Cisco Systems: Routing Better Growth
The leading maker of routers and switches pleased Wall Street with a brighter outlook.
Shares of Cisco Systems have languished over the past couple of years, as revenue growth at the networking giant slowed. But the company's latest quarterly earnings report could change investors' perceptions of company's prospects -- and its stock.
The stock (symbol CSCO), which is down more than 30% since January 2004 -- and 75% from its all-time high, set in 2000 -- surged 7% on Wednesday. The advance came after the release of better-than-expected earnings for the second quarter of Cisco's fiscal year.
Perhaps more important than the profit surprise, however, was word of surprisingly strong orders for Cisco's networking gear. "Order growth was the best the company had seen on over a year," says Oppenheimer analyst William Becklean. Increasing orders bode well for revenue momentum in the coming quarters.
Cisco had previously forecast that revenues would improve in the second half of its current fiscal year, which ends in July. But investors were skeptical, says SG Cowen & Co. analyst Christin Armacost. Now, she says, strong orders have set the stage for better growth, and the stock should climb higher over the next year, in her view.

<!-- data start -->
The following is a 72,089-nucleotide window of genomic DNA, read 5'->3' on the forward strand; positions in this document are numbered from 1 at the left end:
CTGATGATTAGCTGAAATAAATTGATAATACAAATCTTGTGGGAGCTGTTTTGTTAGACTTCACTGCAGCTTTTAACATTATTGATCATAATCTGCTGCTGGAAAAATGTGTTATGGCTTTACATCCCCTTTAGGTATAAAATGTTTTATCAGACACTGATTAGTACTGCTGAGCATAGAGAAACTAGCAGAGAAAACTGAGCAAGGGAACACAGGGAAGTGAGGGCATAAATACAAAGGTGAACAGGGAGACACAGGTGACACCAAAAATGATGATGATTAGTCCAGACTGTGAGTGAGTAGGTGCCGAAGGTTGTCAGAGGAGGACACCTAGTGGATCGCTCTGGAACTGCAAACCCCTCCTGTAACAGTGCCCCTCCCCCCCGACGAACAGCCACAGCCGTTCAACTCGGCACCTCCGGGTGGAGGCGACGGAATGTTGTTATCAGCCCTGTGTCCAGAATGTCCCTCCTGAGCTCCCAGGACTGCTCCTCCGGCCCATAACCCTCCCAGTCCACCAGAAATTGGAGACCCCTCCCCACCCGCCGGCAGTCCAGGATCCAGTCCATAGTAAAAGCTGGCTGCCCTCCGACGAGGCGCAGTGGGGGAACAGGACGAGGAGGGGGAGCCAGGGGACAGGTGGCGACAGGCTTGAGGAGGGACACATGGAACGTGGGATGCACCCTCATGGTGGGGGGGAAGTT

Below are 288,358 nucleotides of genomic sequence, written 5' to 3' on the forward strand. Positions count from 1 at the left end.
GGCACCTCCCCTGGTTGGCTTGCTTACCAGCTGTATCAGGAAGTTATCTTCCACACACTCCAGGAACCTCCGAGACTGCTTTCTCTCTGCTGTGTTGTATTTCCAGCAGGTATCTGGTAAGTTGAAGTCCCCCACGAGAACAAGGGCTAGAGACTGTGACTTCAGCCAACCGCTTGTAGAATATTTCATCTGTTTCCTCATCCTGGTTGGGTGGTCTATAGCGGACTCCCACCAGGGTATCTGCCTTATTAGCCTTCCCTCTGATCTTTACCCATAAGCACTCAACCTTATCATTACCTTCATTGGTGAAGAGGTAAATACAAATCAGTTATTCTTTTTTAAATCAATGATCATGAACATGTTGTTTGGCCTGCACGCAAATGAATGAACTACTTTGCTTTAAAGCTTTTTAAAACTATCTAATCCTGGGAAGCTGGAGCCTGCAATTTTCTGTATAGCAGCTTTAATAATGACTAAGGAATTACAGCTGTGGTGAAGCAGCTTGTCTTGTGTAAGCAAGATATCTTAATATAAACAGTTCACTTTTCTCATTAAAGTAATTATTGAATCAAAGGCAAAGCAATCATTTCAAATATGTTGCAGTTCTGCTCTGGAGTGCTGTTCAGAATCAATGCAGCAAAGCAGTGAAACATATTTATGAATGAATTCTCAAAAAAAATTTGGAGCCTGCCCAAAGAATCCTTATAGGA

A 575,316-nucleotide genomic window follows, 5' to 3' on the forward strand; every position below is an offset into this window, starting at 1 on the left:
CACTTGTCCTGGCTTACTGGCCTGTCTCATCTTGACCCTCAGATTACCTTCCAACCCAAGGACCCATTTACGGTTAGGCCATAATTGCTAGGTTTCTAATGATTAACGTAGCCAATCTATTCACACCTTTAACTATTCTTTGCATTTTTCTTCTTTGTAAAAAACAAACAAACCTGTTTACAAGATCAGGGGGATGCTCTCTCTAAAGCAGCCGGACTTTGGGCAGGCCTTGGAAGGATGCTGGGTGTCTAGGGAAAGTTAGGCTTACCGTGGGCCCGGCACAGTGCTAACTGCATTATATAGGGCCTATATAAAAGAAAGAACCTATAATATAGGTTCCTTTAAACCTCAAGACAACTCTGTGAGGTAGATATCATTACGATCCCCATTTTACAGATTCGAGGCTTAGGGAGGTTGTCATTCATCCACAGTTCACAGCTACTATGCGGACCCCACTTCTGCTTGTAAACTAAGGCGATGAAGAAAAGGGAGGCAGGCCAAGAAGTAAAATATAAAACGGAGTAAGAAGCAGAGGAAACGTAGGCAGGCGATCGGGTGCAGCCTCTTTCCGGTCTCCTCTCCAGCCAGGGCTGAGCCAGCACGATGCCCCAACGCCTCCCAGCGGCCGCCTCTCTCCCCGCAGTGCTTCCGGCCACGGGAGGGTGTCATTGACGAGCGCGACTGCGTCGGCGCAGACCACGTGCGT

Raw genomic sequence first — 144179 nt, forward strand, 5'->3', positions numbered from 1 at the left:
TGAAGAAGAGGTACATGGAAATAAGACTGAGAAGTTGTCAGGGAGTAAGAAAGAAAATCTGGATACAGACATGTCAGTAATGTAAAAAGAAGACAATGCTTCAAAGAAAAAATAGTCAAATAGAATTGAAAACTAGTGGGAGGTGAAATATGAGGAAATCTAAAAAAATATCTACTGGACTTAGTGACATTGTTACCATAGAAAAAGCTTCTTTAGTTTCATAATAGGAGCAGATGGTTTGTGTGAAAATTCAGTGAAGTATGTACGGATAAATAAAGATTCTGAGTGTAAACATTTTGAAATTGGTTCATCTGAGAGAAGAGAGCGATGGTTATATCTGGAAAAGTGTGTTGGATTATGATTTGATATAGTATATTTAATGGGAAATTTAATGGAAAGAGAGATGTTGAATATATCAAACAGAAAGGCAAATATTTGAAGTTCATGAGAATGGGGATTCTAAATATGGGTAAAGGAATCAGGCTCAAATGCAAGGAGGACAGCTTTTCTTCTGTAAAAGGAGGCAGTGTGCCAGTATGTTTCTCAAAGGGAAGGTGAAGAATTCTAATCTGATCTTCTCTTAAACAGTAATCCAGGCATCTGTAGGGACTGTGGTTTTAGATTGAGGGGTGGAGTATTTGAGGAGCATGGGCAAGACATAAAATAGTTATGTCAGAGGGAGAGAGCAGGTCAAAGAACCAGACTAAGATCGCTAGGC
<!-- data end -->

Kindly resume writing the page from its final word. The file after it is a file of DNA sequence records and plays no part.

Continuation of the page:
Becklean also found the latest report encouraging and upgraded the stock from neutral to buy on Wednesday. More than likely, he says, he'll be raising his earnings estimates for Cisco in the coming months. "We believe the stock has made a bottom," he says.
Cisco dominates the market for routers, switches and other data networking equipment, and many analysts say that, given its increasingly broad range of products, including voice over Internet protocol (VoIP) and other advanced technologies, it's likely to continue to gain market share. It's also on the verge of completing its purchase of cable set-top maker Scientific-Atlanta. The deal is Cisco's largest acquisition ever, and Armacost says it should help make the company's offerings more appealing to service providers that are developing video-capable next-generation networks.
The stock, at $19, sells for 17 times the $1.11 per share that analysts estimate the company will earn in the 12 months ending January 2007.